Senate approves bipartisan criminal justice overhaul

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Sen. Richard J. Durbin (D-Ill.).
(Zach Gibson / Getty Images)

The Senate late Tuesday approved a bipartisan overhaul of criminal sentencing and the federal prison system, an initiative pushed by President Trump’s aide and son-in-law, Jared Kushner.

The bill, approved in the Senate 87 to 12, is expected to be passed by the House and signed by the president. The 12 “no” votes were from Republicans.

Called the First Step Act, the legislation would undo some of the sentencing crackdowns of the 1990s and create programs for federal inmates to reduce recidivism.

It would allow low- and minimum-risk prisoners to earn credits for early release to reentry centers or home confinement and reduce some mandatory minimum sentences, including those imposed by so-called three-strikes laws that automatically result in life imprisonment. The bill would also allow reviews of sentences that reflect significant disparities between harsh punishments for crack cocaine use, which disproportionately involve minorities, and lesser penalties for powder cocaine.


The bill would affect only prisoners in the federal system. The vast majority of criminal cases are handled in state courts with prisoners held in state prisons, which would not be affected. Still, the change at the federal level could add momentum to efforts in many states to roll back some of the harsh sentencing laws adopted during the 1980s and 1990s, when crime rates in the U.S. were much higher than they are now.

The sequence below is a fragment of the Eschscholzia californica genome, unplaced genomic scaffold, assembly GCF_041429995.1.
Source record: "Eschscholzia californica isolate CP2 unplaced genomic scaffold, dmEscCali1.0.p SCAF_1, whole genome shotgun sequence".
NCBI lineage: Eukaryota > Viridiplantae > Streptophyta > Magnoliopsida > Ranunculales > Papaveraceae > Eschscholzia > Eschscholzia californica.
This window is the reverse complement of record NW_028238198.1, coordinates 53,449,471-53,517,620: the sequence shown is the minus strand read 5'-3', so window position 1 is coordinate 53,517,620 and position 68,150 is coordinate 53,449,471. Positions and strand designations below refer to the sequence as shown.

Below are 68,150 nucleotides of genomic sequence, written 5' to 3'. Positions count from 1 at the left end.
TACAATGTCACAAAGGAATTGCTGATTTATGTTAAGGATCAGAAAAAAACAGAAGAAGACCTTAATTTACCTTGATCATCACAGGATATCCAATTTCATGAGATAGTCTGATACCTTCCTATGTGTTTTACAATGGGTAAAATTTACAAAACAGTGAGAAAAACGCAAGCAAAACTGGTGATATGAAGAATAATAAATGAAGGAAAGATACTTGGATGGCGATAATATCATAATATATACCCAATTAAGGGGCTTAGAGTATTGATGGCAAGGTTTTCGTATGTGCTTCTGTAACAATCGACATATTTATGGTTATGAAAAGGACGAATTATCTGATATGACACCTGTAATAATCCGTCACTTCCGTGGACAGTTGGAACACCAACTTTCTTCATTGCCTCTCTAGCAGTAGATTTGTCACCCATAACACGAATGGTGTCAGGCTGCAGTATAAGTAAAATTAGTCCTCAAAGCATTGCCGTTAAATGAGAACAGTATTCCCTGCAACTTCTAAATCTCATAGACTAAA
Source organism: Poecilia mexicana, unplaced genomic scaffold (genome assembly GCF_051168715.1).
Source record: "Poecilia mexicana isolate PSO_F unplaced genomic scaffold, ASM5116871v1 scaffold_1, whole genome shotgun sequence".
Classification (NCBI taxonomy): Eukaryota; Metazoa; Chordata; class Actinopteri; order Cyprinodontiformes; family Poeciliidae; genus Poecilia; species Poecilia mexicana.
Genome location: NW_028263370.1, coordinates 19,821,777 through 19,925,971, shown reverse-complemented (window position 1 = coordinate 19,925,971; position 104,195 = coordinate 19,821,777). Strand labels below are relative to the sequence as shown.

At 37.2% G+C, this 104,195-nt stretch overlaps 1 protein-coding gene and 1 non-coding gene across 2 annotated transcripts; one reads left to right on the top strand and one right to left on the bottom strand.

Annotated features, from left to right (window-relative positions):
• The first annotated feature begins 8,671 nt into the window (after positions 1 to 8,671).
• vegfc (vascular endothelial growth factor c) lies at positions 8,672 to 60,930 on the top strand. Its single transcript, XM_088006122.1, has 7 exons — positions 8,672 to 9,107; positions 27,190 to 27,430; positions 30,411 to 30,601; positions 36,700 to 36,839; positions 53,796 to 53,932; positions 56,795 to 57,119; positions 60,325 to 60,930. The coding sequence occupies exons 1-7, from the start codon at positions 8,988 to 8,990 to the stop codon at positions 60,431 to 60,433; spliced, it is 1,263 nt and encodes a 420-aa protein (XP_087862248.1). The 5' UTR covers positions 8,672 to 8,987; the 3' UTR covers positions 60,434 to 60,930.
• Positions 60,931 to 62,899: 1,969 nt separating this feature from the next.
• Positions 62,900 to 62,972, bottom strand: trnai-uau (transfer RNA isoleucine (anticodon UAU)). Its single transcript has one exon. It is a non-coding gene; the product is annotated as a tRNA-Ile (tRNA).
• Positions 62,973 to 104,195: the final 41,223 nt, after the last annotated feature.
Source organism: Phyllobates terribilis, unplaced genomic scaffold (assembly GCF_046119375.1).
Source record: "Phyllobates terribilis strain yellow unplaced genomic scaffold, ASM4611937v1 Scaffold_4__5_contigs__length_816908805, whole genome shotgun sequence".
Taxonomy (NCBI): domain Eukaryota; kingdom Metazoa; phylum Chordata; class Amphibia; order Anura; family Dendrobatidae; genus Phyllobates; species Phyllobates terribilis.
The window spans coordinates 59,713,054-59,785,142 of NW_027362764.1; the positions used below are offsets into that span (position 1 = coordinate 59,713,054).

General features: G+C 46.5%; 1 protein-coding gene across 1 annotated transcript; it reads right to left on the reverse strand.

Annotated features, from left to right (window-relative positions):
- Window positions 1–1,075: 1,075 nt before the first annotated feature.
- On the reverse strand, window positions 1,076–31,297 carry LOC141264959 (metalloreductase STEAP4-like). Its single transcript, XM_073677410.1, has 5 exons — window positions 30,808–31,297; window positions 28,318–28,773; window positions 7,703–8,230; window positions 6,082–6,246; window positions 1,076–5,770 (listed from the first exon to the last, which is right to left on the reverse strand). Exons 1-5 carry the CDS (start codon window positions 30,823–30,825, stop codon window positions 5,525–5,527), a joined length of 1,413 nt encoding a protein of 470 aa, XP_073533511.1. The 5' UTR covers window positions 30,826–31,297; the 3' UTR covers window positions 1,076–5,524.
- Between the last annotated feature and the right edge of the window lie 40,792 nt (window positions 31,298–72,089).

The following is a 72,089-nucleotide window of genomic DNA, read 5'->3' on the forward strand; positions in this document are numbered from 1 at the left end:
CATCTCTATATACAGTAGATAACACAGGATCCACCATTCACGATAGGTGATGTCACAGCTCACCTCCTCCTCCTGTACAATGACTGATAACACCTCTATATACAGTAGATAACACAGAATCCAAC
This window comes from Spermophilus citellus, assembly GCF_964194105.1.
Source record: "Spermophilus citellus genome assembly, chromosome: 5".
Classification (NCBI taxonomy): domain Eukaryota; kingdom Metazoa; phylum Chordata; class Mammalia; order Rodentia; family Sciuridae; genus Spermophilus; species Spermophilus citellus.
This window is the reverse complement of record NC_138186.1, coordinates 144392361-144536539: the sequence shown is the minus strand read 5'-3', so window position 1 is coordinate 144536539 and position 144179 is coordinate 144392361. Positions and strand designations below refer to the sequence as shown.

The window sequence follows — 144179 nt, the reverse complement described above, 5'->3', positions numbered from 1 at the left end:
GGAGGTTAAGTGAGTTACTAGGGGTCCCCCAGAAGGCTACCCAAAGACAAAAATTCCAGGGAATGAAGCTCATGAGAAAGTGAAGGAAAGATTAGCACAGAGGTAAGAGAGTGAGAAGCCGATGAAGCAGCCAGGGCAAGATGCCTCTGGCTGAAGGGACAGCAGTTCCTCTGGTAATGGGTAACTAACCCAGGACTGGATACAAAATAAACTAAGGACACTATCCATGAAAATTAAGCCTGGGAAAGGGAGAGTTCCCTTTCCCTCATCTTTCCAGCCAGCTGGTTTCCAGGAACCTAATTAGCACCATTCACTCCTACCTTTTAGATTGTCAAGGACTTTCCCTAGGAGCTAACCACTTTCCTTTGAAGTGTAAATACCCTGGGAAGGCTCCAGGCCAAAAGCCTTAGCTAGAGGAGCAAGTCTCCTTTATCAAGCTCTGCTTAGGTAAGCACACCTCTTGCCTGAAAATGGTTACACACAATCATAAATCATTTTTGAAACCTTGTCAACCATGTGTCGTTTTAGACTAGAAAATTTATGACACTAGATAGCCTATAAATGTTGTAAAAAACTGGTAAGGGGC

Sen. Charles E. Grassley (R-Iowa), the Senate Judiciary Committee chairman, worked on the bill and called it an “overwhelmingly bipartisan piece of legislation that is going to be the first major change in criminal justice legislation since the Clinton era.”

Both Republicans and Democrats who worked on the bill credited Kushner for his efforts.

Critics of the bill, including Sen. Tom Cotton (R-Ark.), argued that it was a dangerous proposal that would allow violent criminals to be released early from prison.


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